Mar 29, 2011
Sweden finds narcolepsy link to H1N1 vaccine
Swedish researcher exploring a possible link between 2009 H1N1 vaccination and narcolepsy in children found that those who received the Pandemrix vaccine had a fourfold increased risk of the condition, compared with those who weren't vaccinated, according to a press release today from the country's Medical Products Agency (MPA). The group conducted the study with two healthcare regions, two county councils, and the Karolinska Institute. The study includes all cases of narcolepsy between Oct 1, 2009, and Dec 31, 2010, in the databases of the four regions, which represent about 57% of Sweden's population. The researchers found that the absolute risk was 3 in 100,000 children and adolescents, and they saw no increased risk in adults. A similar study by Finnish health officials found a ninefold greater risk of narcolepsy in vaccinated children. The MPA said it will continue its investigation into reasons for the increased narcolepsy risk and that a countrywide inventory of all narcolepsy cases in 2009 and 2010 is under way. The European Medicines Agency has also launched a detailed study exploring the link, with results expected in July.
Mar 29 MPA press release
Venezuela's H1N1 cases double
The number of 2009 H1N1 influenza cases in Venezuela over the past week has doubled, the country's health minister said yesterday at a press conference, the Associated Press (AP) reported. Health Minister Eugenia Sader said 415 cases have been diagnosed so far from 19 of the country's 24 states, with tests under way on 300 more sick patients. In the middle of March reports surfaces of a Venezuelan spike in 2009 H1N1 infections, which were mainly centered in the western state of Merida. Officials said yesterday that so far two deaths have been reported. The Southern Hemisphere's flu season typically runs from May through October.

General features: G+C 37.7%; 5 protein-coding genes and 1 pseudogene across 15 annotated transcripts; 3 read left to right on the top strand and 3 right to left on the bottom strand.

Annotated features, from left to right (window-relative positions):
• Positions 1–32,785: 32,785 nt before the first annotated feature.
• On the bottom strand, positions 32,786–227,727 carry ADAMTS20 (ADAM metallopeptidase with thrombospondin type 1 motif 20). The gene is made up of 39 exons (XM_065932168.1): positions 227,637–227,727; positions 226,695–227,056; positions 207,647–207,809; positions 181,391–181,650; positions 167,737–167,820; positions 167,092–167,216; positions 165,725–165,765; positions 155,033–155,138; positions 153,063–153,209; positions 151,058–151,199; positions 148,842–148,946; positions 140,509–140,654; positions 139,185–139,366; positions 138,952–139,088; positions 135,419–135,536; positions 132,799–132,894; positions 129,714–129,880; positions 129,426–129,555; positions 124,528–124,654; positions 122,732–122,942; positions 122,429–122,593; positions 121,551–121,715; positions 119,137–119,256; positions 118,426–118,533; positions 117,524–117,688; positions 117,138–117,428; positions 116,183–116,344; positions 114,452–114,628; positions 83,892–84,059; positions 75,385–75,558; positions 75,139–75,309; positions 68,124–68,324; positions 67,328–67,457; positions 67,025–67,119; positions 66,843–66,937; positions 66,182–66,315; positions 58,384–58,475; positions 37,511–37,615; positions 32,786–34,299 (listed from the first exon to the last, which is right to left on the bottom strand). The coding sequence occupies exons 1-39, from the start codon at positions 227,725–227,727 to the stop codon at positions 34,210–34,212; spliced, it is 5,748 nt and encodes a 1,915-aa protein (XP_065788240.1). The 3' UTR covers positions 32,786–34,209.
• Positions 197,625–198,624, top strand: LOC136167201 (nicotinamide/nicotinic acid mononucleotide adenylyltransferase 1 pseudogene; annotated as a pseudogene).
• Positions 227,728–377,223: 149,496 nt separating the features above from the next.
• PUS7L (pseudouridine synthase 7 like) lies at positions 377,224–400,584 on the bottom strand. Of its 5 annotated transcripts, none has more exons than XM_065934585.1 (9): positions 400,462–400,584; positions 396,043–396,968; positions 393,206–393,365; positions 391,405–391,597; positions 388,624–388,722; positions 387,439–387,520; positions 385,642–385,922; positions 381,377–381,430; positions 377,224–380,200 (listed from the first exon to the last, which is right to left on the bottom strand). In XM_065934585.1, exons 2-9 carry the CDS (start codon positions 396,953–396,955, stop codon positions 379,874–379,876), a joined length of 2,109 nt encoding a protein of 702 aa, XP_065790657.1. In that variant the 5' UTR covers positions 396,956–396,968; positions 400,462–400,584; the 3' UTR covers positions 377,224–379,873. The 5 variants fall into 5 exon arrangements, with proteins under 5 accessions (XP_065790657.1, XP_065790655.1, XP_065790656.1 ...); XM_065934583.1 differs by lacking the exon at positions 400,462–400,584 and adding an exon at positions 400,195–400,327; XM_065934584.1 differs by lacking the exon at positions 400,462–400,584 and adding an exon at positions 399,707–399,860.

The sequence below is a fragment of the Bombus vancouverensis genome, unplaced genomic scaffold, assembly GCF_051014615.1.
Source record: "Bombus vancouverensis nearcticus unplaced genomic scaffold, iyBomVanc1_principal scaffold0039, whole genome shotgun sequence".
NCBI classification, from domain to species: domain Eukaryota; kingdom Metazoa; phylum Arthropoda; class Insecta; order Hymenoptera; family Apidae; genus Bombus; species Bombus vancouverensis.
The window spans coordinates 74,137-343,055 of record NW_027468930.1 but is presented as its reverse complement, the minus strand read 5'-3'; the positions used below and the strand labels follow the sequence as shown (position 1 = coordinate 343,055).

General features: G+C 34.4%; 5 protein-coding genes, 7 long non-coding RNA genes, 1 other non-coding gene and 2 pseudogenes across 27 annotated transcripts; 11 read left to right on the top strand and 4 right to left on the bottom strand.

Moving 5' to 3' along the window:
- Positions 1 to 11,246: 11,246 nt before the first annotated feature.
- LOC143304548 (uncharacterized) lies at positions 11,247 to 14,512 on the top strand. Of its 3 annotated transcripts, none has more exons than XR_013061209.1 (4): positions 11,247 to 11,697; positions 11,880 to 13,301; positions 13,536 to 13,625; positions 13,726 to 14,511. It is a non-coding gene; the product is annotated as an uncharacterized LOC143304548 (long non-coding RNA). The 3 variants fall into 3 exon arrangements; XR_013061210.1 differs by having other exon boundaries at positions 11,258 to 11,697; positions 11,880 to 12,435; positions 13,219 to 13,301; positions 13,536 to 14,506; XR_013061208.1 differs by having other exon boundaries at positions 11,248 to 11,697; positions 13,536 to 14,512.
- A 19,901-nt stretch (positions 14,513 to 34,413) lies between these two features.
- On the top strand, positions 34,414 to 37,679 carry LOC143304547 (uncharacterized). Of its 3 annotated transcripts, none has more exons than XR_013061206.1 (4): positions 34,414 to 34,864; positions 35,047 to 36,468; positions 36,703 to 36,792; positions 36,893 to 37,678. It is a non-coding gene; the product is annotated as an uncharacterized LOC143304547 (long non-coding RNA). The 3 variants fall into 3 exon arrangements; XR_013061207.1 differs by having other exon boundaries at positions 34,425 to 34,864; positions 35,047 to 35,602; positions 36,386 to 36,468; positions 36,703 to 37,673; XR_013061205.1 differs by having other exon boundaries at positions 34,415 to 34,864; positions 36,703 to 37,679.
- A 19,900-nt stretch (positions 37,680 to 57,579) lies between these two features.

Mar 28 AP story
Flu vaccine using 'consensus antigen' looks promising in mice
A team of US researchers reports the creation and testing in mice of a vaccine using a "centralized consensus antigen" designed to protect against a wide range of H1 influenza strains. The researchers, from the Mayo Clinic in Rochester, Minn., and St. Jude Children's Research Hospital in Memphis, used 20 hemagglutinin sequences representing the main branches of the H1 phylogenetic tree to create a centralized synthetic gene called HA1-con. They combined this gene with an adenovirus to create a vaccine. To test it, they injected mice with this vaccine or vaccines generated from two wild-type H1 flu viruses and afterward exposed the mice to normally lethal doses of various H1 flu viruses. They report that the consensus vaccine provided better protection than the vaccines based on single strains. Writing in PLoS One, the authors say their findings show that HA1-con in adenovirus "has potential as a rapid and universal vaccine for H1N1 influenza viruses."
Mar 28 PLoS One report
Australian physicians group opposes flu vaccination at pharmacies
The Australian Medical Association (AMA) has criticized a pharmacy chain's plans to offer influenza vaccination to customers, the Australian Broadcasting Corp.(ABC) reported today. The Priceline chain announced plans to offer the vaccine for $30 at all its stores starting in April. David Mountain, president of the AMA's Western Australia group, said, "I think it's just another grab for people's dollars without actually putting in the right safeguards and proper processes for giving flu vaccine," according to the report. Priceline officials said customers won't need a prescription for the shot.
Mar 29 ABC report